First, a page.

“I had to remind myself to keep moving constantly and to quickly move laterally as I brought my pistol up to eye level,” he recalls. “This strategy kept me from getting shot several times.”

Another lesson — an arguable one, he admits — “is the importance of defaulting to a military reload any time it is possible, so that magazines and live rounds that may still be in them are retained on your person and not jettisoned, where they will likely be unrecoverable.”

At one point when he’d exhausted ammunition in his backups, he was able to reinsert a partially filled magazine he’d ejected earlier and finish the fight. “It takes slightly longer than a speed reload where you just drop the magazine, but in an extended firefight where you have a tactical pause and can spare the time, you may come to appreciate the rounds you’re saving.”

Other scenarios presented a steady stream of other “vexatious” challenges: having to draw, shoot, and reload using only the support hand…having to continue an engagement when the lights suddenly go out (Farnam always carries a 120-lumen pocket flashlight)…having to figure out how to use an unfamiliar, long-obsolete-model shotgun with a confounding automatic safety as the only weapon available in a crisis…having to shoot a hostage-taker while narrowly missing a hostage…having to take out a terrorist threat at a distance of 50 meters with only a handgun.

Of the latter, Farnam remarks: “You wish you had a rifle, but I wish rainwater was beer, too! This is an important drill for all of us. Long-range pistol shooting is a lost art in many quarters, but if we are to successfully engage rifle-wielding terrorists in shopping malls when we are off-duty or even as first-responding patrol officers in many jurisdictions, it is an art we have to reclaim.”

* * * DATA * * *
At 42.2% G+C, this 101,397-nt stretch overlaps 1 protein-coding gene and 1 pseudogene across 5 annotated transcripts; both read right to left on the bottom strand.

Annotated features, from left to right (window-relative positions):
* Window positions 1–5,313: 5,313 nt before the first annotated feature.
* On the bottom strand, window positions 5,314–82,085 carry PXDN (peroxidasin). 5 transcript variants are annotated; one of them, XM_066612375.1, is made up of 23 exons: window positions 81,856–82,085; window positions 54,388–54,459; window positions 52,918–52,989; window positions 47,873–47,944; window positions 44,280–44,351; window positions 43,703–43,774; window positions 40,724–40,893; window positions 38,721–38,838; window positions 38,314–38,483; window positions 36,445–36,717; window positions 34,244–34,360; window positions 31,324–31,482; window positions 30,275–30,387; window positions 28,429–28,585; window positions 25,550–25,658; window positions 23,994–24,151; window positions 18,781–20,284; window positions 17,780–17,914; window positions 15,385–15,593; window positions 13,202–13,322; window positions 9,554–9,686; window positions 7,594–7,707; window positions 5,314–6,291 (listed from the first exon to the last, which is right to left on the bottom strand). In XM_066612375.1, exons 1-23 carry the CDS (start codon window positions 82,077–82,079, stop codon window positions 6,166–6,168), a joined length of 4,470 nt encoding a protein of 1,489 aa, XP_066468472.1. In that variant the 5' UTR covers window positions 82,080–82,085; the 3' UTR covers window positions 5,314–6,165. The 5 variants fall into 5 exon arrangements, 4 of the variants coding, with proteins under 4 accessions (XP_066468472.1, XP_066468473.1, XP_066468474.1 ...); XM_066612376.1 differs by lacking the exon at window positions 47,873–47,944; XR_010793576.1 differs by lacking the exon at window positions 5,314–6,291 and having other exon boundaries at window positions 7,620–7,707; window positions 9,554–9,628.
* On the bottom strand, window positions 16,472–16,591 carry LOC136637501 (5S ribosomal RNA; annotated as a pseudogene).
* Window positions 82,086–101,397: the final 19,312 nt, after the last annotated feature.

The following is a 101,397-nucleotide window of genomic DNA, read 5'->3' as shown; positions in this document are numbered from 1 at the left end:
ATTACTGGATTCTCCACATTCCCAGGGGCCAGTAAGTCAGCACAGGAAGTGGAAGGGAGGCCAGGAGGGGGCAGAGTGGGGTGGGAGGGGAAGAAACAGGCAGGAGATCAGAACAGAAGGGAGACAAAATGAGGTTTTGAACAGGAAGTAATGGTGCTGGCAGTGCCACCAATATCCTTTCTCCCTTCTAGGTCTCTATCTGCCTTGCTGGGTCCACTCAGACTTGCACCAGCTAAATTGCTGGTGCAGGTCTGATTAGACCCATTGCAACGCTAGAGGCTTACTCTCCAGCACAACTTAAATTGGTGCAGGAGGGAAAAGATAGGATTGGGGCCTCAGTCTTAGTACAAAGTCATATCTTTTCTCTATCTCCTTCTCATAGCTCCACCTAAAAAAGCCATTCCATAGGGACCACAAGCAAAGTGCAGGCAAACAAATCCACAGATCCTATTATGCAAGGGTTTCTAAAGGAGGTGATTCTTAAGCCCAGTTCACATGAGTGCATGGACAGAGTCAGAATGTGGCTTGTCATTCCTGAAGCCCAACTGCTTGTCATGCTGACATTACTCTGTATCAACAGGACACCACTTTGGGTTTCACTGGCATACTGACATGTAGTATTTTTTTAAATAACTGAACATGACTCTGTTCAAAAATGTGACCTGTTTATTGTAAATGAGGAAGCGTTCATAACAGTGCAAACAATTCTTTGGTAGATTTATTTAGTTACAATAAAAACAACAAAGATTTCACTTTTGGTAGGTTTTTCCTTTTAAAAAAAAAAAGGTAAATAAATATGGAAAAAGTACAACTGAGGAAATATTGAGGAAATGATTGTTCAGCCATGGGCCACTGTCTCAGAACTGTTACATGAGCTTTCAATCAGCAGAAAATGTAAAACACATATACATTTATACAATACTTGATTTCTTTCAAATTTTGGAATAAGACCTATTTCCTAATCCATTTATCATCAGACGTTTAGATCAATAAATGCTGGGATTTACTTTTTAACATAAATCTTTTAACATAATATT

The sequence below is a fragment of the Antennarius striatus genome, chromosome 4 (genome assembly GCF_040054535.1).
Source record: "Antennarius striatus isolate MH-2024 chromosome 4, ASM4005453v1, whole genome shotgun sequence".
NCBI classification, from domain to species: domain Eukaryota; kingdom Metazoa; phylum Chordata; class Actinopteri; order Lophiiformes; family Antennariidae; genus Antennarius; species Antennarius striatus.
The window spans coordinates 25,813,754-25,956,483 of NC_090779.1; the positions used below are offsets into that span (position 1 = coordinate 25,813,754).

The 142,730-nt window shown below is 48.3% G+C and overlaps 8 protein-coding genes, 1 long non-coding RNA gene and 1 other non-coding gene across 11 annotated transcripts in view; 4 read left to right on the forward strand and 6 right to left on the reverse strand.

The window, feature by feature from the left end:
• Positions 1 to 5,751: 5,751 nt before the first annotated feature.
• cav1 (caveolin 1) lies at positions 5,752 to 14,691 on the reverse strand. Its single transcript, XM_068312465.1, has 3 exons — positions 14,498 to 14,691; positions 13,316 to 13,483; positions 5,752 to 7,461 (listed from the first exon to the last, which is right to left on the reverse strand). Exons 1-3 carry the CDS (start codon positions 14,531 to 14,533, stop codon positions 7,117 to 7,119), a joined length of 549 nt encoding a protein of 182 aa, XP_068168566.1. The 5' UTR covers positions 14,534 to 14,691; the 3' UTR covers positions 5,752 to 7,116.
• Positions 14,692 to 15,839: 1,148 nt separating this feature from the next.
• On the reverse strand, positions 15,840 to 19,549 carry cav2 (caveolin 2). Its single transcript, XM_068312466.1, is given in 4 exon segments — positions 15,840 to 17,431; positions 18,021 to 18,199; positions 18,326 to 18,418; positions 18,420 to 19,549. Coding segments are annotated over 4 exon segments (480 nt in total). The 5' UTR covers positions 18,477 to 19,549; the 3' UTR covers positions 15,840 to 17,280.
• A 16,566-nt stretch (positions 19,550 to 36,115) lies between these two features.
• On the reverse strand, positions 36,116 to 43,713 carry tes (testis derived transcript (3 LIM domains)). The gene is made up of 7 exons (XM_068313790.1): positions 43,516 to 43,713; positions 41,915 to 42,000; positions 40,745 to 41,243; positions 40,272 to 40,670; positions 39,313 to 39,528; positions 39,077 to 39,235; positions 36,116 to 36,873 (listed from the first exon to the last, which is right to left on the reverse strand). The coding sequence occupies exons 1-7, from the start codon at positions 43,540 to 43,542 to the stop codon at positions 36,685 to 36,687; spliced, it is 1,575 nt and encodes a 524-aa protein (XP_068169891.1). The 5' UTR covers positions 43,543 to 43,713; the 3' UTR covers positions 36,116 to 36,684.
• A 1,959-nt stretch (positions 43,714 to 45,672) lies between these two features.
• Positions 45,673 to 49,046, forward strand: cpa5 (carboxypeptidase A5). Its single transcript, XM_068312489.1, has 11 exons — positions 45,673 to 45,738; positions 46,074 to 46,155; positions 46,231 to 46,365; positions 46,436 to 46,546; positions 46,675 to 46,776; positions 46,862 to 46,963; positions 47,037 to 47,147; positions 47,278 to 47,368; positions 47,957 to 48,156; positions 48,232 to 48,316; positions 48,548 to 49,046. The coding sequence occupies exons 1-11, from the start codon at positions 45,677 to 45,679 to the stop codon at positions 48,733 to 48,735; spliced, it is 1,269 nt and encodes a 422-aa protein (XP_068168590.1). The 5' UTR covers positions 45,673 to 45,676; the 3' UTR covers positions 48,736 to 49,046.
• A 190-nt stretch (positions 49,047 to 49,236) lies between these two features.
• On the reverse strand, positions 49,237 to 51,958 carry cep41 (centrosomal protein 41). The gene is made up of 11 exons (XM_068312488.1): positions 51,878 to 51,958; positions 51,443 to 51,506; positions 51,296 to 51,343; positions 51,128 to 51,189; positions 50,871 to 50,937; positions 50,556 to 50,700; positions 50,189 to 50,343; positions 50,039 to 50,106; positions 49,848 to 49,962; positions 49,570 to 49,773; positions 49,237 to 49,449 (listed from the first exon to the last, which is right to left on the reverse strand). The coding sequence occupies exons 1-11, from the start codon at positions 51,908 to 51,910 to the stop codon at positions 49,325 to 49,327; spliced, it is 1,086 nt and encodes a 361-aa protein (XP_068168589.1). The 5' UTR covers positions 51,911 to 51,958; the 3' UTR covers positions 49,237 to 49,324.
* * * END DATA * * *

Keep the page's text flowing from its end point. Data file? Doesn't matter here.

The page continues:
Like the other participants, Farnam was given a videotape of his performance throughout. He has scrutinized it, seeking shortcomings he can work to improve.

“Subjecting yourself as a trainer to someone else’s training periodically refreshes your humility,” he says. “It tunes you up, reminds you that you have limitations, and shows you where your boundaries are currently. When you feel satisfied after training like this, you’re just not pushing yourself hard enough.” Among the personal dissatisfactions he hadn’t expected:

1. “I took too long to make a decision in some scenarios. I need to learn to size up situations quicker. You rarely have more than three seconds to react once you recognize a threat, and you may need to choose from shooting, moving to cover, verbally challenging, disarming, going hands-on, using OC or a baton, as well as disengaging and separating. There’s not time to meditate.

2. “On the other hand, I need to better recognize when I’m going too fast. If you go too fast, you expose yourself to suicidal risk and simultaneously deny yourself adequate time to evaluate potential threats. I was one of several participants in one scenario who mistakenly shot mannequins in National Guard uniforms with badges ‘obviously’ displayed because I was moving so fast my reflexes outdistanced my ability to evaluate. Badges, incidentally, are especially hard to see against camouflage clothing.

3. “I need to expand my repertoire of verbal tape loops to fit more situations. These are stock phrases you can use to deflect, confuse, or distract potentially threatening suspects, but you need to have them firmly committed to memory so you can access them automatically. If you try to think up something on the spot, it’s likely to come out garbled.”

Meanwhile, he urges other officers and trainers to embrace candid self-criticism and a never-slackening drive to get better. “If you’re good with a pistol, get good with a rifle and good with a blade and then good with multiple weapons together. Practice how to treat gunshot wounds in the field, on yourself and on your buddy. There are an endless number of things to learn out there. You just have to go get ’em.”